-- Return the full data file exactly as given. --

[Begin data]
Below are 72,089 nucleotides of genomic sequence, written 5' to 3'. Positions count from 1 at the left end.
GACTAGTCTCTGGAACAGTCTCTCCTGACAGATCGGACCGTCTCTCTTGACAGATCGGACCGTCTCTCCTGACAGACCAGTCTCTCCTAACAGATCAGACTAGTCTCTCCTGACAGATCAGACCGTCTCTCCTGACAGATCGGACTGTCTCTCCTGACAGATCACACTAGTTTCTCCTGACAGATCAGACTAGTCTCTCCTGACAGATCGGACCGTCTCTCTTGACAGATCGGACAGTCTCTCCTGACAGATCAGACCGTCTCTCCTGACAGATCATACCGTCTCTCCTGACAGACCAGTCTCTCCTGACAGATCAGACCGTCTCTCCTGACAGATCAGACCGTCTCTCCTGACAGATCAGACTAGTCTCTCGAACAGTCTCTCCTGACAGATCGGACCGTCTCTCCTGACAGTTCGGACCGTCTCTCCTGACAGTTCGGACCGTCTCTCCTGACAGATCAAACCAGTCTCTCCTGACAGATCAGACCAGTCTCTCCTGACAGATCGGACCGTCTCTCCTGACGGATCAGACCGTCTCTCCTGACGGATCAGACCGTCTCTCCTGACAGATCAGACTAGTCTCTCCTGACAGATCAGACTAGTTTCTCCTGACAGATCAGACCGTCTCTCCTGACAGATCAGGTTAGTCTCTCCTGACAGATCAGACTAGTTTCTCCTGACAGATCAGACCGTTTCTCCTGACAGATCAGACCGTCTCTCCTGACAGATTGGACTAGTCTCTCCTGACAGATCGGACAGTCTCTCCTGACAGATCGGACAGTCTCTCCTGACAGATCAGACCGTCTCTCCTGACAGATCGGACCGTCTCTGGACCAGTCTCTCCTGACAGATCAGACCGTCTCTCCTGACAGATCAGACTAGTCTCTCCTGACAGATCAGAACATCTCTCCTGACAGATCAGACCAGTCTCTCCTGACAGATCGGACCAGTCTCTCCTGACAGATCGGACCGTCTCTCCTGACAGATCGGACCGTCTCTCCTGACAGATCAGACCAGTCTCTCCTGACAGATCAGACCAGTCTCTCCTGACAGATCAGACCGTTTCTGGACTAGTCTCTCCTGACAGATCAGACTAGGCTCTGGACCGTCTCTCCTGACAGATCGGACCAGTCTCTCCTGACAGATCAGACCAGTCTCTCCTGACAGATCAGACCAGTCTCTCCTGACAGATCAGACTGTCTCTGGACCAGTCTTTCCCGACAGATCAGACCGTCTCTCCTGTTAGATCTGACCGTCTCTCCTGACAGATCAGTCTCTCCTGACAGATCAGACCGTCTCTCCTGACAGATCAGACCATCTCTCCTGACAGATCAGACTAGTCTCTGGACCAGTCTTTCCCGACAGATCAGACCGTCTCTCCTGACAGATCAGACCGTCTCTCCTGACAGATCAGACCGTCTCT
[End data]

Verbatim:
Below are 72,089 nucleotides of genomic sequence, written 5' to 3'. Positions count from 1 at the left end.
GACTAGTCTCTGGAACAGTCTCTCCTGACAGATCGGACCGTCTCTCTTGACAGATCGGACCGTCTCTCCTGACAGACCAGTCTCTCCTAACAGATCAGACTAGTCTCTCCTGACAGATCAGACCGTCTCTCCTGACAGATCGGACTGTCTCTCCTGACAGATCACACTAGTTTCTCCTGACAGATCAGACTAGTCTCTCCTGACAGATCGGACCGTCTCTCTTGACAGATCGGACAGTCTCTCCTGACAGATCAGACCGTCTCTCCTGACAGATCATACCGTCTCTCCTGACAGACCAGTCTCTCCTGACAGATCAGACCGTCTCTCCTGACAGATCAGACCGTCTCTCCTGACAGATCAGACTAGTCTCTCGAACAGTCTCTCCTGACAGATCGGACCGTCTCTCCTGACAGTTCGGACCGTCTCTCCTGACAGTTCGGACCGTCTCTCCTGACAGATCAAACCAGTCTCTCCTGACAGATCAGACCAGTCTCTCCTGACAGATCGGACCGTCTCTCCTGACGGATCAGACCGTCTCTCCTGACGGATCAGACCGTCTCTCCTGACAGATCAGACTAGTCTCTCCTGACAGATCAGACTAGTTTCTCCTGACAGATCAGACCGTCTCTCCTGACAGATCAGGTTAGTCTCTCCTGACAGATCAGACTAGTTTCTCCTGACAGATCAGACCGTTTCTCCTGACAGATCAGACCGTCTCTCCTGACAGATTGGACTAGTCTCTCCTGACAGATCGGACAGTCTCTCCTGACAGATCGGACAGTCTCTCCTGACAGATCAGACCGTCTCTCCTGACAGATCGGACCGTCTCTGGACCAGTCTCTCCTGACAGATCAGACCGTCTCTCCTGACAGATCAGACTAGTCTCTCCTGACAGATCAGAACATCTCTCCTGACAGATCAGACCAGTCTCTCCTGACAGATCGGACCAGTCTCTCCTGACAGATCGGACCGTCTCTCCTGACAGATCGGACCGTCTCTCCTGACAGATCAGACCAGTCTCTCCTGACAGATCAGACCAGTCTCTCCTGACAGATCAGACCGTTTCTGGACTAGTCTCTCCTGACAGATCAGACTAGGCTCTGGACCGTCTCTCCTGACAGATCGGACCAGTCTCTCCTGACAGATCAGACCAGTCTCTCCTGACAGATCAGACCAGTCTCTCCTGACAGATCAGACTGTCTCTGGACCAGTCTTTCCCGACAGATCAGACCGTCTCTCCTGTTAGATCTGACCGTCTCTCCTGACAGATCAGTCTCTCCTGACAGATCAGACCGTCTCTCCTGACAGATCAGACCATCTCTCCTGACAGATCAGACTAGTCTCTGGACCAGTCTTTCCCGACAGATCAGACCGTCTCTCCTGACAGATCAGACCGTCTCTCCTGACAGATCAGACCGTCTCT